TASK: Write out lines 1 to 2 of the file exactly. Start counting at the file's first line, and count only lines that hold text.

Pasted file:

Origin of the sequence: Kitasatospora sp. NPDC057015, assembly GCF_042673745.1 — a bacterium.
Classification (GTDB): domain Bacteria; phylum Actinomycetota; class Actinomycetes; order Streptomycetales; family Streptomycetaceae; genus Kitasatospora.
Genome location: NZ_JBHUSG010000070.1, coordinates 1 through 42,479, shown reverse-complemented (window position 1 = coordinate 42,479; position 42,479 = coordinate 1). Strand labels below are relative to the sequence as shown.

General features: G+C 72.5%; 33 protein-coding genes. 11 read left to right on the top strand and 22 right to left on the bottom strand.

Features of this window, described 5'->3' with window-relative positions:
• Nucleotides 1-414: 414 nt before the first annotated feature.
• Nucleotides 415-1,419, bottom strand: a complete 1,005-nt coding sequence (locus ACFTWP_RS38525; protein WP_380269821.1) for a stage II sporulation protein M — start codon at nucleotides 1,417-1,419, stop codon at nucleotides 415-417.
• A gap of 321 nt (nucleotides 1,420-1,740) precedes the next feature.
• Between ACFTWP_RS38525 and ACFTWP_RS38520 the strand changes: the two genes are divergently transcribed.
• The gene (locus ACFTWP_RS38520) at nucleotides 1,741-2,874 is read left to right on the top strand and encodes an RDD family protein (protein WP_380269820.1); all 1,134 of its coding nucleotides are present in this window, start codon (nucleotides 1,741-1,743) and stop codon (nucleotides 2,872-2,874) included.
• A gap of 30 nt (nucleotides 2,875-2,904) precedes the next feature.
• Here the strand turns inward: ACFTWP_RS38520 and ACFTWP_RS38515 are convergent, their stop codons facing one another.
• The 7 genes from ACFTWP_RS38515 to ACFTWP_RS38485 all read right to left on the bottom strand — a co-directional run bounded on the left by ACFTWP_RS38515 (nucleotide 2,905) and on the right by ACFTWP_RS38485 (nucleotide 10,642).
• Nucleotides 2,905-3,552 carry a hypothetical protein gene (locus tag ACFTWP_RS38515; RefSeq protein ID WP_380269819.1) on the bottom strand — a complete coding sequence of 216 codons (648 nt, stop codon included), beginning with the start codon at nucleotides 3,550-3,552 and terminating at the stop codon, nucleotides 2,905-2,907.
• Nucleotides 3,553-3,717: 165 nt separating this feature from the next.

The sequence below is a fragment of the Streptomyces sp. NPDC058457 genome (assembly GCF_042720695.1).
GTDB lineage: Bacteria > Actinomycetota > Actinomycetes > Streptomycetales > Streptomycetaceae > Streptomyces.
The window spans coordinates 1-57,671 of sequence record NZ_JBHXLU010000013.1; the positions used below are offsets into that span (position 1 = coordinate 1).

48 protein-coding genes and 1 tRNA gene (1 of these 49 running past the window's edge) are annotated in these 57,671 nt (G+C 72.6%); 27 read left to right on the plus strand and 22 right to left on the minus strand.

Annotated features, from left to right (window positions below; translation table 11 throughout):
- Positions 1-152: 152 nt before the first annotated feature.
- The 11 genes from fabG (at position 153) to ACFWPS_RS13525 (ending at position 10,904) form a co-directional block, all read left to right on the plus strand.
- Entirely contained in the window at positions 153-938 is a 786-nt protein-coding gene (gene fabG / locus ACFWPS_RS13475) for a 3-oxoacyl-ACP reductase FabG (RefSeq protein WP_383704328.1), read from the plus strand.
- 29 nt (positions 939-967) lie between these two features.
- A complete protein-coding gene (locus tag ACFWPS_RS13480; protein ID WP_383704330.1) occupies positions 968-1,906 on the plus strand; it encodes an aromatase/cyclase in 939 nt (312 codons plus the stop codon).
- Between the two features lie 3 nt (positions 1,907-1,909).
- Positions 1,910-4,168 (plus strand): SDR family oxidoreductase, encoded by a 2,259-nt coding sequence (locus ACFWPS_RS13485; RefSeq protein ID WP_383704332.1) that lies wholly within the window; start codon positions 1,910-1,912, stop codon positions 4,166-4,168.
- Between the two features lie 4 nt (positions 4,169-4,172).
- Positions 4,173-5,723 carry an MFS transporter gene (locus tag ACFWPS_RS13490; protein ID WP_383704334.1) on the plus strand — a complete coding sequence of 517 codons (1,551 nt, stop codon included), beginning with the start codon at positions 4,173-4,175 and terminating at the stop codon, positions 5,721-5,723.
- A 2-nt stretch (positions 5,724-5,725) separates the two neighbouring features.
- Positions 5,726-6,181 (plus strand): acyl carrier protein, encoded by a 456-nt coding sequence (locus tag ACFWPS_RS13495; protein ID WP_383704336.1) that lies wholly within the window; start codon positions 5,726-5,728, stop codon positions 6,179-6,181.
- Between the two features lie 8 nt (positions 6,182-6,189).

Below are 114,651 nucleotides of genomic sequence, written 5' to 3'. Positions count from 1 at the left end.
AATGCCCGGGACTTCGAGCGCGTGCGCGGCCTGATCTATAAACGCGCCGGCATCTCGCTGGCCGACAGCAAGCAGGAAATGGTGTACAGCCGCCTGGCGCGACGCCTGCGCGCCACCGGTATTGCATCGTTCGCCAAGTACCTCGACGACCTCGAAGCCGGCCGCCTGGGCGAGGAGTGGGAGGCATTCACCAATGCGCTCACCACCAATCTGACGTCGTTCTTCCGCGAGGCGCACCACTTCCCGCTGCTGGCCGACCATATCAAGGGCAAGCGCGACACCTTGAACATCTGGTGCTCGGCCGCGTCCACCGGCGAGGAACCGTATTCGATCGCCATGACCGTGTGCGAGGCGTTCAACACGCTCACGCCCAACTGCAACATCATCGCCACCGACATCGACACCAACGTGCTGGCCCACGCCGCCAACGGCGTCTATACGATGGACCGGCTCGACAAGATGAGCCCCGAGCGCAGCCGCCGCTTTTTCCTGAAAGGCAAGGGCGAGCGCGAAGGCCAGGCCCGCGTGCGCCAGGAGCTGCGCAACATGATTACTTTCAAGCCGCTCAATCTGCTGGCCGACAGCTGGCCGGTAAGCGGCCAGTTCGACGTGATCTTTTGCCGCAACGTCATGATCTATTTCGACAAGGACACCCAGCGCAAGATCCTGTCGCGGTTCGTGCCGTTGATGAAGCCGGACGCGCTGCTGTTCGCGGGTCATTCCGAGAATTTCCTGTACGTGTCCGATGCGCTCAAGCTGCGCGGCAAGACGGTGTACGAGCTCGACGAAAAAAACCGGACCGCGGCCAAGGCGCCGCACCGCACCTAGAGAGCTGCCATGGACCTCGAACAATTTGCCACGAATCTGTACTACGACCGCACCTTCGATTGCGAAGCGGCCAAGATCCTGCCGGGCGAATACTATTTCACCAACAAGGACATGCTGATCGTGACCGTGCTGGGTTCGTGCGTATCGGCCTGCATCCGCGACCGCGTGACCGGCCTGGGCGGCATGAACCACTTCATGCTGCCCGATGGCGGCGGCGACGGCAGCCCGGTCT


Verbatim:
Origin of the sequence: Kitasatospora sp. NPDC057015, assembly GCF_042673745.1 — a bacterium.
Classification (GTDB): domain Bacteria; phylum Actinomycetota; class Actinomycetes; order Streptomycetales; family Streptomycetaceae; genus Kitasatospora.